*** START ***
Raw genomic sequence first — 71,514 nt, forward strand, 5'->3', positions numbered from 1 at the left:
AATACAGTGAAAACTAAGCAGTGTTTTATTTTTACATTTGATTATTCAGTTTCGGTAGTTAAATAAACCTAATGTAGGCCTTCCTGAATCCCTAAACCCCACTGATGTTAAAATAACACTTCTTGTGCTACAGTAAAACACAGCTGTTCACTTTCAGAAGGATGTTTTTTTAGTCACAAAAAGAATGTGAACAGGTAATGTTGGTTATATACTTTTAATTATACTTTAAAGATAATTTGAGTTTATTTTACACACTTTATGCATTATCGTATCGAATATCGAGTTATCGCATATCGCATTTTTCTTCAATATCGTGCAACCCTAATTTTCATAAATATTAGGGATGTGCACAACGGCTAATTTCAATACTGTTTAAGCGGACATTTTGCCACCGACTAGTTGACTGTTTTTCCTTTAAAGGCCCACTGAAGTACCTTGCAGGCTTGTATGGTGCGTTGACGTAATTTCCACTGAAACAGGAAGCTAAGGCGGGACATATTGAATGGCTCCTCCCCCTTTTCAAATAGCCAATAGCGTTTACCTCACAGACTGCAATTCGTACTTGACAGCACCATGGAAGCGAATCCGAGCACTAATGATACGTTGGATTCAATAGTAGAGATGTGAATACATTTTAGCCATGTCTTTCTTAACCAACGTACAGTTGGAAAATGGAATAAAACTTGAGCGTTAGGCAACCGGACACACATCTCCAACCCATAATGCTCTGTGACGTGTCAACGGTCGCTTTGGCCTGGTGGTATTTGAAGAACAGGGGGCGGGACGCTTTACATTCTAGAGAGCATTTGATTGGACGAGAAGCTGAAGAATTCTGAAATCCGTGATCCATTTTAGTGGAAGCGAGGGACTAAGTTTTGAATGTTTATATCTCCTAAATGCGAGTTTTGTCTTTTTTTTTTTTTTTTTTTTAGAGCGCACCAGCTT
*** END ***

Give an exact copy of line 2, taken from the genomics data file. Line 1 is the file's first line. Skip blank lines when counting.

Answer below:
AATACAGTGAAAACTAAGCAGTGTTTTATTTTTACATTTGATTATTCAGTTTCGGTAGTTAAATAAACCTAATGTAGGCCTTCCTGAATCCCTAAACCCCACTGATGTTAAAATAACACTTCTTGTGCTACAGTAAAACACAGCTGTTCACTTTCAGAAGGATGTTTTTTTAGTCACAAAAAGAATGTGAACAGGTAATGTTGGTTATATACTTTTAATTATACTTTAAAGATAATTTGAGTTTATTTTACACACTTTATGCATTATCGTATCGAATATCGAGTTATCGCATATCGCATTTTTCTTCAATATCGTGCAACCCTAATTTTCATAAATATTAGGGATGTGCACAACGGCTAATTTCAATACTGTTTAAGCGGACATTTTGCCACCGACTAGTTGACTGTTTTTCCTTTAAAGGCCCACTGAAGTACCTTGCAGGCTTGTATGGTGCGTTGACGTAATTTCCACTGAAACAGGAAGCTAAGGCGGGACATATTGAATGGCTCCTCCCCCTTTTCAAATAGCCAATAGCGTTTACCTCACAGACTGCAATTCGTACTTGACAGCACCATGGAAGCGAATCCGAGCACTAATGATACGTTGGATTCAATAGTAGAGATGTGAATACATTTTAGCCATGTCTTTCTTAACCAACGTACAGTTGGAAAATGGAATAAAACTTGAGCGTTAGGCAACCGGACACACATCTCCAACCCATAATGCTCTGTGACGTGTCAACGGTCGCTTTGGCCTGGTGGTATTTGAAGAACAGGGGGCGGGACGCTTTACATTCTAGAGAGCATTTGATTGGACGAGAAGCTGAAGAATTCTGAAATCCGTGATCCATTTTAGTGGAAGCGAGGGACTAAGTTTTGAATGTTTATATCTCCTAAATGCGAGTTTTGTCTTTTTTTTTTTTTTTTTTTTAGAGCGCACCAGCTT